Self-taught furniture-maker David Trubridge studied naval architecture in the UK, before relocating to New Zealand – by way of a round-the-world sailing adventure with his wife and two small sons. In 1995, Trubridge founded his eponymous studio, which today produces “made-by-hand, one-at-a-time” pieces.David Trubridge's Dondola, its name derived from the Italian for "rocker." The furniture-maker also says he wanted the name to make one think of a <i>gondola</i>, "which also rocks gracefully, as it transports its passengers around the Venice waterways.” His creations include the Luup table – a minimalist design with colored legs; and the Cloud light – an apparently weightless pendant lamp. Trubridge’s sleek furniture creations include the Dondola rocker and the Liferaft lounger – two designs that have clearly been influenced by his time studying ship-building, and his lifelong love of the sea.Constructed from American ash and hoop pine plywood, David Trubridge's Liferaft lounger is a striking conversation piece.4. e15
It was 1925 when German architect Ferdinand Kramer designed the THEBAN daybed – supposedly inspired by Egypt (hence its name). Today, it is produced by Frankfurt-based e15. The clean-lined daybed is typical of Kramer’s restrained and functionalist design aesthetic; it can also be used as a coffee table.

The THEBAN daybed is produced by e15, and constructed in waxed European oak with a woven leather surface. For added comfort, an unseen flexible textile layer is built into the sub-frame.As well as producing collections of furniture, lighting, and accessories, e15 – which has flagship showrooms in Frankfurt and Milan, as well as a global network of retail partners – offers architectural and interior design services. For this, it works in collaboration with the Philipp Mainzer Office for Architecture and Design.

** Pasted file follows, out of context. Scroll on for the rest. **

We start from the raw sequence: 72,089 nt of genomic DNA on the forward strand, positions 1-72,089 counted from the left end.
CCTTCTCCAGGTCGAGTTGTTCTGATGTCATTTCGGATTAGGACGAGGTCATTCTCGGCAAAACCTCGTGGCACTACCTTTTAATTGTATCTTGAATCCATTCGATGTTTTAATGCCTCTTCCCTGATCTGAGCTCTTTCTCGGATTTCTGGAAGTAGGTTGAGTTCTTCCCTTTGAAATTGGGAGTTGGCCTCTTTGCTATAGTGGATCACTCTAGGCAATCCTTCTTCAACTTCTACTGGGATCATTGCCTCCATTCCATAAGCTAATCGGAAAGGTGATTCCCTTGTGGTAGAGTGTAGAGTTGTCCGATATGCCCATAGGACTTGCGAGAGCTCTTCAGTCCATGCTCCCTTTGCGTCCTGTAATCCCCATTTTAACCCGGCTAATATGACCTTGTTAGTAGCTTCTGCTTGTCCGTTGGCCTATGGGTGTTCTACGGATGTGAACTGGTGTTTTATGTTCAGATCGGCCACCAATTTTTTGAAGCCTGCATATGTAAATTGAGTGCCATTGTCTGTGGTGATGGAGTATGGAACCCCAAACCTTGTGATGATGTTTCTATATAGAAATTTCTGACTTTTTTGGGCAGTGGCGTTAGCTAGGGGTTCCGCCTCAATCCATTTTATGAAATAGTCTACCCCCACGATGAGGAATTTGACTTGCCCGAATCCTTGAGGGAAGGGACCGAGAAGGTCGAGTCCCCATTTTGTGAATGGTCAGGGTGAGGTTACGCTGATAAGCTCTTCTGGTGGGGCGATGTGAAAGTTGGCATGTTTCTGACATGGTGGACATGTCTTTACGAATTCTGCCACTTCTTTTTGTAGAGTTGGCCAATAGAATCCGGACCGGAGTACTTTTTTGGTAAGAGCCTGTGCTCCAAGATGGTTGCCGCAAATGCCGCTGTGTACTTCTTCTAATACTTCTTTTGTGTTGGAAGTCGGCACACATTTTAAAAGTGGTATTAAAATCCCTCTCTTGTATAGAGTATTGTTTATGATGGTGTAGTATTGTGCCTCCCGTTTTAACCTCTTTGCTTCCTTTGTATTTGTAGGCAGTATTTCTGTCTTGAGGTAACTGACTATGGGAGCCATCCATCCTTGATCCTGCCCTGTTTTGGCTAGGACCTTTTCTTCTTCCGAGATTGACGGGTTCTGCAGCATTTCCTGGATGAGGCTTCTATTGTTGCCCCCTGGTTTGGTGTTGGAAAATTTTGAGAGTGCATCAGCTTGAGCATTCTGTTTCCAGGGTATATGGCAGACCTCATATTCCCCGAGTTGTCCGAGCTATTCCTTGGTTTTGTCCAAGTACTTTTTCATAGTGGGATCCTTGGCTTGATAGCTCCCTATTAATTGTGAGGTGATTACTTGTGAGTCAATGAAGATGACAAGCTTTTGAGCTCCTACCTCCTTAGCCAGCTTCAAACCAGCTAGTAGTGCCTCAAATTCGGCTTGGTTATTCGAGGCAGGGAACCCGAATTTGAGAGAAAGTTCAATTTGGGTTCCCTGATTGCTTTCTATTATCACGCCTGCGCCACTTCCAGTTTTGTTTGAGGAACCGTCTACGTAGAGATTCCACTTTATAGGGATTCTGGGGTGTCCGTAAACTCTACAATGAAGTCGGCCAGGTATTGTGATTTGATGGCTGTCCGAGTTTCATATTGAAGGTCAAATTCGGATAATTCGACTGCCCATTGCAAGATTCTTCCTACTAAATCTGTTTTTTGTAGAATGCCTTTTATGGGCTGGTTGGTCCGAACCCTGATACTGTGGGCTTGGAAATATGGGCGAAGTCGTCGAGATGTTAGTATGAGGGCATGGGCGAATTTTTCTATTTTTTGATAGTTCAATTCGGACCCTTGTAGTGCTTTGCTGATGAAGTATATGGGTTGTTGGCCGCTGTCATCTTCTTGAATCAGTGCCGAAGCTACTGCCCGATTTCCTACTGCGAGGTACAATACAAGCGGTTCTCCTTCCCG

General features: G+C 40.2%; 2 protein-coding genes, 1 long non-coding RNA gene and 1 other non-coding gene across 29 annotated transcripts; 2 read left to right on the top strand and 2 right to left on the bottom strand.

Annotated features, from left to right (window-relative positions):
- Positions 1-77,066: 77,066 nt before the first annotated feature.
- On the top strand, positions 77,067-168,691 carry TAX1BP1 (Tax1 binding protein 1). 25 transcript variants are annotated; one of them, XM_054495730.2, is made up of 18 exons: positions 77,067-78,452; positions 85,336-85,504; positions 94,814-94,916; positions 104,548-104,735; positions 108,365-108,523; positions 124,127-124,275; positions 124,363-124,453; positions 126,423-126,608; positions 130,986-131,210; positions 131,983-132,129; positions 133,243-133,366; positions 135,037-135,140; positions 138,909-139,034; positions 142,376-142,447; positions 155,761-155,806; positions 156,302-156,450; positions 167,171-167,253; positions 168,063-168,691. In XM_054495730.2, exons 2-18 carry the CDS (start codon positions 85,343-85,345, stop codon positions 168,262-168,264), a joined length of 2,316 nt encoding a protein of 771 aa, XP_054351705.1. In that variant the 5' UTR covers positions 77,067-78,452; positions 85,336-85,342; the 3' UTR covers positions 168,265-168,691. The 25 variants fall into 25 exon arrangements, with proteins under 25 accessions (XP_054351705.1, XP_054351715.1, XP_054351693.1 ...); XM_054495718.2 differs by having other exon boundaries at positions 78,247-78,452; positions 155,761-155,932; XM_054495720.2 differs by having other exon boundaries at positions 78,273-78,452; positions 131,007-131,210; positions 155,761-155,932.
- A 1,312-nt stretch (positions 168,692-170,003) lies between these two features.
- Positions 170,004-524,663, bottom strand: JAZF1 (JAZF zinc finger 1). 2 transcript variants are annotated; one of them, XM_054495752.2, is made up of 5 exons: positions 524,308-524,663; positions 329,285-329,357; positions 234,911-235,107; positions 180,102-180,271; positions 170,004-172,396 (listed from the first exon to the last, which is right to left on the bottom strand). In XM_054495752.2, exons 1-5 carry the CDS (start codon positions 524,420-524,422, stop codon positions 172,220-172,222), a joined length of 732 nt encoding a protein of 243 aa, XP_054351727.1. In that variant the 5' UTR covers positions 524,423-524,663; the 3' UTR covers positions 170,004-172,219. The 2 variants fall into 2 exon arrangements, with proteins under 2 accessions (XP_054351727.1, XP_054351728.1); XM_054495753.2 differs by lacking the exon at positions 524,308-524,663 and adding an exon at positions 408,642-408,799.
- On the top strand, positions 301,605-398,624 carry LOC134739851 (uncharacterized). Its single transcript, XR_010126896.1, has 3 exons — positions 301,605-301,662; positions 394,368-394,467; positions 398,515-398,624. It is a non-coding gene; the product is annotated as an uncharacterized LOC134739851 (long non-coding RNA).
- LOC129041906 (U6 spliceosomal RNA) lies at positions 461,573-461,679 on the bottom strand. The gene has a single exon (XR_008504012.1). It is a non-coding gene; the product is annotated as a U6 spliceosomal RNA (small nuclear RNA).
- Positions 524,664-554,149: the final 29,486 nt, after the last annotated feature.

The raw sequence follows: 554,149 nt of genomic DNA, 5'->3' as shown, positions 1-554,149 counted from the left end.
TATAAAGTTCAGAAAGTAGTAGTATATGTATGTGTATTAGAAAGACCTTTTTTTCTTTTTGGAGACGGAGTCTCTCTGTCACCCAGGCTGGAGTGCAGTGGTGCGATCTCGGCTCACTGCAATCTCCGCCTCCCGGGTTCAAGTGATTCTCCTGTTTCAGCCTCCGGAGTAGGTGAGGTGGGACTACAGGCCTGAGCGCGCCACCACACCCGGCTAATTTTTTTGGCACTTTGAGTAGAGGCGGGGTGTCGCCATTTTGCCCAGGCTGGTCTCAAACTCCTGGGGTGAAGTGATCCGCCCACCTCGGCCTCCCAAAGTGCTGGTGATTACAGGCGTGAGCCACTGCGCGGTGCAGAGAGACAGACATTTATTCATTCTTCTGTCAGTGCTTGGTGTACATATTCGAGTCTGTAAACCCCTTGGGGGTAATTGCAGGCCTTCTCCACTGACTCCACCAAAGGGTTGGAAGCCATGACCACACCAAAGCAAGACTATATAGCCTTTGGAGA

5. Hamish Makgill
Graphic designer Hamish Makgill is founder of Studio Makgill, which is based in Brighton, on the southern English coast. By invitation, he has given a colorful twist to the iconic WW chair. Unveiled at London's Design Junction in 2016 – and also showcased at last year’s Maison&Objet, in Paris – the chair is the result of a collaboration with H Furniture, originator of the design.

The WW chair is available in six colorways, based on the flags of the UK, Denmark, and Mexico, to represent the roots of H Furniture founder Alejandro Villarreal and the designer, Hamish Makgill.The WW, which is available from Zetteler, takes its name from “Windsor and Wire,” alluding to both its form and materials. The legs are inspired by a classic Windsor chair, while the wires extend upwards from below the seat, forming the backrest.

No matter your preferences for chairs and seated activity – from dining to lounging, socialising, reading, or just watching the world through the window – one thing is certain: there's a lot more these days to the furniture beneath you than just basic support.

The narrative art of home furnishings

Topics

  • Interiors & Design

Steven Short
is Editor of Christie's International Real Estate magazine